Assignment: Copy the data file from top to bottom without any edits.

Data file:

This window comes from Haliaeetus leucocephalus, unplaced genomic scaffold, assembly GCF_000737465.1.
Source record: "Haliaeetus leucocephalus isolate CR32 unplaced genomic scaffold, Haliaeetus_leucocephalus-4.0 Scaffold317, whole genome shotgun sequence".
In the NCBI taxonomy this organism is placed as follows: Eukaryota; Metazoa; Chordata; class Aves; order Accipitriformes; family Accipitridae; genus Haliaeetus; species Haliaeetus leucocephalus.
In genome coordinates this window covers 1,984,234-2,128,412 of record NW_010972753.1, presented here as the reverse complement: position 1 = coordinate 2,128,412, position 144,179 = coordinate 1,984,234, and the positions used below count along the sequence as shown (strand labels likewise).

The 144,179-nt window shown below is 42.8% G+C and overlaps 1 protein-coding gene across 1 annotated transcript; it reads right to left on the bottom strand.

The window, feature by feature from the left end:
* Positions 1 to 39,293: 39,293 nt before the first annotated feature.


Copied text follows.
This window comes from Haliaeetus leucocephalus, unplaced genomic scaffold, assembly GCF_000737465.1.
Source record: "Haliaeetus leucocephalus isolate CR32 unplaced genomic scaffold, Haliaeetus_leucocephalus-4.0 Scaffold317, whole genome shotgun sequence".
In the NCBI taxonomy this organism is placed as follows: Eukaryota; Metazoa; Chordata; class Aves; order Accipitriformes; family Accipitridae; genus Haliaeetus; species Haliaeetus leucocephalus.
In genome coordinates this window covers 1,984,234-2,128,412 of record NW_010972753.1, presented here as the reverse complement: position 1 = coordinate 2,128,412, position 144,179 = coordinate 1,984,234, and the positions used below count along the sequence as shown (strand labels likewise).

The 144,179-nt window shown below is 42.8% G+C and overlaps 1 protein-coding gene across 1 annotated transcript; it reads right to left on the bottom strand.

The window, feature by feature from the left end:
* Positions 1 to 39,293: 39,293 nt before the first annotated feature.